• I think there is something to be said of my insistence on making meaning out of this experience, wrestling blessing after blessing after blessing out of it, refusing to only sit in pain and despair (even when I that was all I knew), seeking healing of heart and body and soul.  This insistence is itself a form of resistance!
  • The experience of the arrest and trials broke my hope.  Broke my imagination.  But that is not the end of the story -- not the end of the story!  Resurrection happens, quietly, a small green stem easing its way out of the bulb, and my hope is rooted now in Her, my imagination rooted now in Her imagining, and when I am in the street embodying true community, around the table embodying true community, my hope and my imagination are grounded in Her love.  Anger yes, and also fierce love.  Hope and imagination informed by the violence, the pain, and even the despair.  Never forgotten, never.  Hope and hopelessness go hand in hand...this is crucial to know, in my body.
  • I have had experiences, since rejoining my vocation this spring, of overwhelming love.  Of standing in front of the immigrant detention center with beautiful young adults, undocumented, shouting for their lives, and feeling waves of love for them and knowing, out of that love I will lay my body down for you -- right here, if the cops move in, if ICE moves in, they will have to go through me first.  Of standing around the table baptizing sweet little Lucky boy, who no one thought possible, pouring that water over and over and over his sweet little head, how much love can a body hold for this sweet little blessed boy?  Of jumping up and down in the street, just this week, just outside the debate fences, with brilliant, beautiful folk who are immigrants, documented and otherwise, and feeling my shouting and my jumping coming from joy, from love, love for these beautiful, beautiful, oh my god how beautiful people.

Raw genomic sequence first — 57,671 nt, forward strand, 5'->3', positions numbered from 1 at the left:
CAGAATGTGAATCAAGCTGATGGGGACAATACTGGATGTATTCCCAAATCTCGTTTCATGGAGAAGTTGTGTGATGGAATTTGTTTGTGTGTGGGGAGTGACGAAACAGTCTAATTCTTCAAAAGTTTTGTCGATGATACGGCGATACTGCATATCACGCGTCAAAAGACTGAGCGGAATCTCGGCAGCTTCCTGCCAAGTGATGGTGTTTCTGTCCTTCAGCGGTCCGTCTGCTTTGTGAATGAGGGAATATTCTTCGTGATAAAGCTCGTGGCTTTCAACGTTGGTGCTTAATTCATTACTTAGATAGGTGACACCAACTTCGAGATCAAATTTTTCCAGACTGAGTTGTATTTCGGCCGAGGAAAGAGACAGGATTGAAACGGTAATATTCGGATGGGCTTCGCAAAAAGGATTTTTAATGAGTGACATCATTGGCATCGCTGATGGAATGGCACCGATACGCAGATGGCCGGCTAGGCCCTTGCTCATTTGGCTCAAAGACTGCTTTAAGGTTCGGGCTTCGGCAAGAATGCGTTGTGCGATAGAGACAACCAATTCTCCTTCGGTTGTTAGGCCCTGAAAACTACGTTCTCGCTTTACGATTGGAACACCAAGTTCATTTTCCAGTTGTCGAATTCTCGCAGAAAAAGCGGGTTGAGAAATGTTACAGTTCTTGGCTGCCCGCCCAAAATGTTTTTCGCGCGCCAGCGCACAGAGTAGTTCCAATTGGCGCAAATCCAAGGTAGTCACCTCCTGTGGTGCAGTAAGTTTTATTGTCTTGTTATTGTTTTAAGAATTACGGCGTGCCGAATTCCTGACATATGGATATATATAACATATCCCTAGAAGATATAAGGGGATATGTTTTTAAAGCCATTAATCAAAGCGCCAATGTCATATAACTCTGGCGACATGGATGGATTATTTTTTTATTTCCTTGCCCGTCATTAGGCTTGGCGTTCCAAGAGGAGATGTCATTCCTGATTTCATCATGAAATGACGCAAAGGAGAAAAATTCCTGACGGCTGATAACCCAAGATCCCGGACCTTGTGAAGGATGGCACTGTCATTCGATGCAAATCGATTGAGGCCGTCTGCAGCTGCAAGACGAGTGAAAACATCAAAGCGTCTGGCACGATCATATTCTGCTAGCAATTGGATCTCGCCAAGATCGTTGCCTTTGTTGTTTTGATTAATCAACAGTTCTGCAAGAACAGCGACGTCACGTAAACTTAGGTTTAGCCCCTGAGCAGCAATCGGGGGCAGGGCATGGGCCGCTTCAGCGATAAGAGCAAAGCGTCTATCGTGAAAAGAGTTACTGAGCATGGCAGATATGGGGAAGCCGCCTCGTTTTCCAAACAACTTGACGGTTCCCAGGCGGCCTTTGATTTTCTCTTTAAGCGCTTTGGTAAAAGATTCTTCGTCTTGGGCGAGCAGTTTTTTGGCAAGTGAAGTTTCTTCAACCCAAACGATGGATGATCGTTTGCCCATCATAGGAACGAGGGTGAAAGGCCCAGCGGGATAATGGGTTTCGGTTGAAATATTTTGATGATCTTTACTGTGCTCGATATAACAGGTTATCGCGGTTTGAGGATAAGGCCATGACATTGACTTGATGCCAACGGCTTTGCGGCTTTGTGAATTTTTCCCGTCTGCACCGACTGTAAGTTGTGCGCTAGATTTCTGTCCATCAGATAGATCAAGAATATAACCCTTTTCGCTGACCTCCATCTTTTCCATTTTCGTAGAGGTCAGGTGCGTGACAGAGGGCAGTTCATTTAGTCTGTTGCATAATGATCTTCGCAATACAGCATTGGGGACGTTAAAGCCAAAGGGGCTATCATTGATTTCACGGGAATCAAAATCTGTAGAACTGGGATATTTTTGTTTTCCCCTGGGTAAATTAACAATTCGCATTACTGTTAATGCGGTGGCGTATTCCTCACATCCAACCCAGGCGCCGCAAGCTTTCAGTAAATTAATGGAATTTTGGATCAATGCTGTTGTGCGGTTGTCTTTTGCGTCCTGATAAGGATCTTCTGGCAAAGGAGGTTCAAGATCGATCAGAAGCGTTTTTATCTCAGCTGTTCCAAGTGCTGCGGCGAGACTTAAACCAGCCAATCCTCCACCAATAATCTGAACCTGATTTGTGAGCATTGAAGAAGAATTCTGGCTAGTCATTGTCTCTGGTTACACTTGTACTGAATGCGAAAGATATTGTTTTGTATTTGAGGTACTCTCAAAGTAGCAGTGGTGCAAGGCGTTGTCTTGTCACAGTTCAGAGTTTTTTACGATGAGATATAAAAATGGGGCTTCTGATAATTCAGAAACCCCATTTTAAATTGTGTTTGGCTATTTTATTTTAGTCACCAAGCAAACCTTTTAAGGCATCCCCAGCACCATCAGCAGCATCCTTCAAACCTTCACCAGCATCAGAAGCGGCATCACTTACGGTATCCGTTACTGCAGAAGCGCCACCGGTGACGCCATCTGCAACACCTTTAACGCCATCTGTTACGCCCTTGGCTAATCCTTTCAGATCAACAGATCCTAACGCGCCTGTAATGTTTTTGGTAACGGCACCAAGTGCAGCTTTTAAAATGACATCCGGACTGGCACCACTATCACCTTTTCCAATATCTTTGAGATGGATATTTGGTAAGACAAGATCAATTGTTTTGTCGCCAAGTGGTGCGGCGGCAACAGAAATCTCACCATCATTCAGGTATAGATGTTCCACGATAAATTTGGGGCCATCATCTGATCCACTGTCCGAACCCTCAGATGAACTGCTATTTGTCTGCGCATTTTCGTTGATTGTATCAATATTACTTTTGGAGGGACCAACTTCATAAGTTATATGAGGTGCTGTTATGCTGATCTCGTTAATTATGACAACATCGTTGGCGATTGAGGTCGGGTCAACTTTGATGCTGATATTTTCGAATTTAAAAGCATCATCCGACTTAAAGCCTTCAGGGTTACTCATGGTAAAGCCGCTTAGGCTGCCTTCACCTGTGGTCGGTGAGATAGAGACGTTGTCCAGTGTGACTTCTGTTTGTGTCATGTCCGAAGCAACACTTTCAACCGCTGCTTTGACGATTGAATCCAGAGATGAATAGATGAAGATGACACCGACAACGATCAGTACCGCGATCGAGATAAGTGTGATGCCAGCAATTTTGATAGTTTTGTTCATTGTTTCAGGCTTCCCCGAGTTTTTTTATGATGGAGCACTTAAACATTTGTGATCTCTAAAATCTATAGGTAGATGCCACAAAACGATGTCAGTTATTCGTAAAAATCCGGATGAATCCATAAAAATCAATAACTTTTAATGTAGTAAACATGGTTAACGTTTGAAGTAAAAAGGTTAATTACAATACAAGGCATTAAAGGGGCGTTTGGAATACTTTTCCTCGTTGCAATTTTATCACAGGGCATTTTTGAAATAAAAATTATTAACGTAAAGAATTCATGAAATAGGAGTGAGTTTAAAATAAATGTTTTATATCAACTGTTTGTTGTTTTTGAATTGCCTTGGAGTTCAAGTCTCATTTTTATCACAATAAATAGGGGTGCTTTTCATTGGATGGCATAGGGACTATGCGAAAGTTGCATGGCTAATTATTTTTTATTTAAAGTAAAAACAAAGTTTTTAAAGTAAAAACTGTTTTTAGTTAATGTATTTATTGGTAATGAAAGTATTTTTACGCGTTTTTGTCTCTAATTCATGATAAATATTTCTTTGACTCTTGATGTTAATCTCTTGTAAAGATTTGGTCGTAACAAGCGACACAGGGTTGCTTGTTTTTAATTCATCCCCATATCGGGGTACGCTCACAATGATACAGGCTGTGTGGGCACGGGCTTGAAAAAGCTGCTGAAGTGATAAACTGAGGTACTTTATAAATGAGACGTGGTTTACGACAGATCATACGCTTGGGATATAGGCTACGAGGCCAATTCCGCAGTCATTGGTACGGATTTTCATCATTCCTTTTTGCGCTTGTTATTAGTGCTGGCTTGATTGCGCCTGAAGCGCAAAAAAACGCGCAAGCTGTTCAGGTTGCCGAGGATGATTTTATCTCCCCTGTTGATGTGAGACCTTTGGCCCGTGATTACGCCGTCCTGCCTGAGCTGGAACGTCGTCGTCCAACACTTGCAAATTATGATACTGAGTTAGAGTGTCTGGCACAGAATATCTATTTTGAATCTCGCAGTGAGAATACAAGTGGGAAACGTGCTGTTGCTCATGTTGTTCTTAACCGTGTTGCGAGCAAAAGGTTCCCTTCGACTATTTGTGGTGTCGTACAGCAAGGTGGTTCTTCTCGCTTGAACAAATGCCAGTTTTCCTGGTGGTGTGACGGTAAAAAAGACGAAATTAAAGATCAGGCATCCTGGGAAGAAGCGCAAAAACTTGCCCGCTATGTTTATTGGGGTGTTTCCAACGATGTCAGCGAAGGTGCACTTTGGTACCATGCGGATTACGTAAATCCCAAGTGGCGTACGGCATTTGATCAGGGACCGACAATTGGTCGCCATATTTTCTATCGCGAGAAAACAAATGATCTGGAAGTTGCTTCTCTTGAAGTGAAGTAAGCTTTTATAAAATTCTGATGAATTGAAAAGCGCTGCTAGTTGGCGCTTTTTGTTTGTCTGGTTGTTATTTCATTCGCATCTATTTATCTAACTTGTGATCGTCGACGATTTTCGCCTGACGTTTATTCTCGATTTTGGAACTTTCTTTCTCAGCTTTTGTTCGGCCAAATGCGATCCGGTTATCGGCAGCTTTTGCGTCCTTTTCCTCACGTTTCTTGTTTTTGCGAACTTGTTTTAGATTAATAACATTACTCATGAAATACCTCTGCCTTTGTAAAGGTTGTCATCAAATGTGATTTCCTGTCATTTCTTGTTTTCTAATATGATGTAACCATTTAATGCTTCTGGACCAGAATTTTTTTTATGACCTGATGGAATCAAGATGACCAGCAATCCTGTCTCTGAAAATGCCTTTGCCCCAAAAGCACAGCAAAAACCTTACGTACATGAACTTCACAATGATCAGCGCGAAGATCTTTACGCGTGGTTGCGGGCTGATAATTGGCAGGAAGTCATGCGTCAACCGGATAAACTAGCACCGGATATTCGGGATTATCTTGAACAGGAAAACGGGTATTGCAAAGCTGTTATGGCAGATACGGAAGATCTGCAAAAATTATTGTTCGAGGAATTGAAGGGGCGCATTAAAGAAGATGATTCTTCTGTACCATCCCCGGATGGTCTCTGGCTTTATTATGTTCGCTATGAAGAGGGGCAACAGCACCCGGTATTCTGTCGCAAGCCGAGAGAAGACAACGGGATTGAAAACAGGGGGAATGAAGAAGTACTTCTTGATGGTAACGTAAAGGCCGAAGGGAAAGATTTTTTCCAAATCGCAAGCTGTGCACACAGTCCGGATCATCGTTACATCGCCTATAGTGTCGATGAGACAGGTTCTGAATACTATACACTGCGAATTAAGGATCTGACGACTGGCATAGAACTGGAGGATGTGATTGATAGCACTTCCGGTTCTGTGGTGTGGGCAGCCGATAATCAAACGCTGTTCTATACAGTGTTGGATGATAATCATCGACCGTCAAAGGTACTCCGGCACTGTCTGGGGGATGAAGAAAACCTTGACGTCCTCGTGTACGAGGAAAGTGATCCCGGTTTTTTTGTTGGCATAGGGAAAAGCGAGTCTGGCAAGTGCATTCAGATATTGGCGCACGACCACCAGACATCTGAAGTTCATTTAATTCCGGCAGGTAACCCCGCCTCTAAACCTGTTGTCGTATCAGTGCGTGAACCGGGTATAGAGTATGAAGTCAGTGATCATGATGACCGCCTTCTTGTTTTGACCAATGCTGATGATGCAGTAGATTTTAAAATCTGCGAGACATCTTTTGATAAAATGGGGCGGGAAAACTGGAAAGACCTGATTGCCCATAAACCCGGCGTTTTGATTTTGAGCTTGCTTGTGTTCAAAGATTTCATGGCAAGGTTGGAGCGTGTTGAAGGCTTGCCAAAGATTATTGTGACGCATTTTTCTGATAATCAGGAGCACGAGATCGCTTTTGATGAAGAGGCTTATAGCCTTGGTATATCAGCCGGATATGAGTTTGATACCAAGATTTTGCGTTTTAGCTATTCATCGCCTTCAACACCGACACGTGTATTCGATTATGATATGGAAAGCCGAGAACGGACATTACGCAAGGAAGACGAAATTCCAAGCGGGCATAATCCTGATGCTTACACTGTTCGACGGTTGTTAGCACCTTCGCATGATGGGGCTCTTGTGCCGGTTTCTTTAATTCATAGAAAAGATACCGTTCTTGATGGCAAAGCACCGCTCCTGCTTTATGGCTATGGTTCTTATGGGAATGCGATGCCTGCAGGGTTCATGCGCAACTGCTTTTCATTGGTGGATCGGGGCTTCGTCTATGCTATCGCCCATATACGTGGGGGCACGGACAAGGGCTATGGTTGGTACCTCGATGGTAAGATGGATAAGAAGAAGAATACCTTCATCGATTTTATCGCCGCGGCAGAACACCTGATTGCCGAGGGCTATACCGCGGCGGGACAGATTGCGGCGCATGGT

This is what broke in me -- and I did not have words for this, in many ways, to write here about it, but today, now, I speak of this -- this is what broke in me:  
The hardened stiff resin of untempered anger,
hardened stiff resin of unshed repressed tears,
solid bound shame around my heart my lungs.

NOW
cracked open, split open, shattered open,
open open open,
hardness replaced with pinkened fire,
gentlefierce, steadfast, loved, protected.
I just realized:  In many ways the fierce good reverend of the revolution was born that day, 5 years ago today.  I am filled with gratitude for everything.  Oh Divine One, Beloved One, I am filled with gratitude for everything.  I move into the restful darkness of fall and winter without fear.

1 comment: